So simply equating foreign direct investment by a company with runaway plants is an incorrect interpretation, he says.

"There is a major distinction between investment in runaway plants and investment in foreign affiliates to participate in the global marketplace," Meckstroth notes.

The difference hinges Meckstroth says, on where the foreign manufacturing affiliates of US corporations make their sales. If the affiliates' sales are to the US parents, then it is possible that the sales come from runaway plants. If the affiliates' sales are to non-US. customers, however, then the investment abroad was clearly to participate in the global market, and not for shipping back to the United States.

Surprisingly, Meckstroth says that in 2010, 89% of foreign manufacturing affiliates' sales went to non-U.S. customers. Only 11% ($242 billion) went to the United States - 9 percentage points to the US parent company and 2 percentage points to non-affiliated US customers.

The real issue is sourcing decisions relative to intermediate products or components - items that go into the production of finished goods. In 2011, for example, the sum of all revenue from manufacturing shipments in the United State was $5.4 trillion. But only $1.7 trillion of this amount was manufacturing's US value-added. More than double that ($3.7 trillion) was intermediate purchases of goods and services.

The important point, Meckstroth says, is "that the nearly $4 trillion in sourcing decisions made by domestic manufacturers dwarf the runaway plant and export platform issues in determining the location of manufacturing production," though we would note that the sourcing decision could - and often have - result in a runaway plant from the US to an foreign location.

And in some bad news for US manufacturing, Meckstroth says the statistical data show that the import share of intermediate purchases is not declining within US manufacturing companies, meaning it is possible/likely that even if there is a resurgence of US production of finished goods, much of the underlying manufacturing of intermediate goods components (the much bigger number) will still be imported.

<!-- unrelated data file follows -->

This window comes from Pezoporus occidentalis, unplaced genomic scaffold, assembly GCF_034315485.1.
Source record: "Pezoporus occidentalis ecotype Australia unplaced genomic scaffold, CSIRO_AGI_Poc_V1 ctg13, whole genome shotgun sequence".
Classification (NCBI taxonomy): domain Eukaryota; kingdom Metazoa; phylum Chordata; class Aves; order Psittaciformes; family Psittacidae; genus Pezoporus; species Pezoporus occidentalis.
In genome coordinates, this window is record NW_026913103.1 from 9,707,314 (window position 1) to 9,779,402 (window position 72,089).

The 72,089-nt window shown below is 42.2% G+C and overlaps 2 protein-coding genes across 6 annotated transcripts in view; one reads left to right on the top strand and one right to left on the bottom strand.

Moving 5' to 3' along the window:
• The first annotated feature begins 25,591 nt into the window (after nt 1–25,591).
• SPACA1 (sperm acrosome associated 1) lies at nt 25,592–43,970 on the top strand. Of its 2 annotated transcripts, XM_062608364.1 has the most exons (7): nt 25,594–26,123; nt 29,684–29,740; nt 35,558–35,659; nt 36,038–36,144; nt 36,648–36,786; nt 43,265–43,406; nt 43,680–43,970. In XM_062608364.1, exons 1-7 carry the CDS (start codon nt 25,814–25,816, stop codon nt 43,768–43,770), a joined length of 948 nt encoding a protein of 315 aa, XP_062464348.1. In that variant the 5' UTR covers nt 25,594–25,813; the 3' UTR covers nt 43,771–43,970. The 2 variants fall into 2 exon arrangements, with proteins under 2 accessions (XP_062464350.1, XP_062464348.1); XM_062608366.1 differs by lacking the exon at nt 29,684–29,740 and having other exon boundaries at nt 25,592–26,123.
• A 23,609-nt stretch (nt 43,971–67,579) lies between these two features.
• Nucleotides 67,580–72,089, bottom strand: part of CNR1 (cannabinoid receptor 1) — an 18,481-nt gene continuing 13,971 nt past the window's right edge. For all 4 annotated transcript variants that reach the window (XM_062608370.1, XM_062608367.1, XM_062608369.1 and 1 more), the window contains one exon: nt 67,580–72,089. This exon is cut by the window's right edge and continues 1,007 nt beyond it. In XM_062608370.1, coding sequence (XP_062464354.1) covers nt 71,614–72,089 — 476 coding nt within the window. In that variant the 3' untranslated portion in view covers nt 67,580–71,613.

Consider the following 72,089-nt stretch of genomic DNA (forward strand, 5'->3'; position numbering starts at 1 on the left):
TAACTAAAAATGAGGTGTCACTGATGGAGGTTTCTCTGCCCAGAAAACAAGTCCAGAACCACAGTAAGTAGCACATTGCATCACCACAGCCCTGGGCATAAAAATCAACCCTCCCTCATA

Does any of this US plant data surprise you? How much of US factory closures do you think are do to offshoring for cheaper costs?
Let us know your thoughts at the Feedback section below.

 

Recent Feedback

Normally I wouldn't comment but I will take this time to chime in here since I am impacted greatly on the "fiasco" this has created, all mostly due to corporate greed and profit ...

1.) U.S. plant data does not surprise me at all and I'm sure it doesn't surprise anyone running a manufacturing operation.

2.) I would think a VERY large percentage of plant closures are due to offshoring for cheaper costs.  It's American culture.

The answer isn't in just creating American production.  It's in making "results driven decisions", not by giving up on your employees, (direct or indirect labor).  It's by directing and educating them so they can do a better job for the company, for you, the processes and for themselves.  Off-shoring and lay-offs aren't the answer.  Efficiency is!  Versatility is.  Flexibility.  How much was saved in outsourcing or offshoring?  How much was lost?  What about Quality?  Engineering?  Transportation?  Logistics?  Availability?  Leadtime?  Or, (here's a good one:) ... What about: "America"? 

It's almost as though Corporate America is trying to prove how inefficient we are!  I wonder what would happen if the whole world had such a non-productive, failing "can't do" attitude?


Don
Analyst
Worked self out of a job
Jul, 11 2013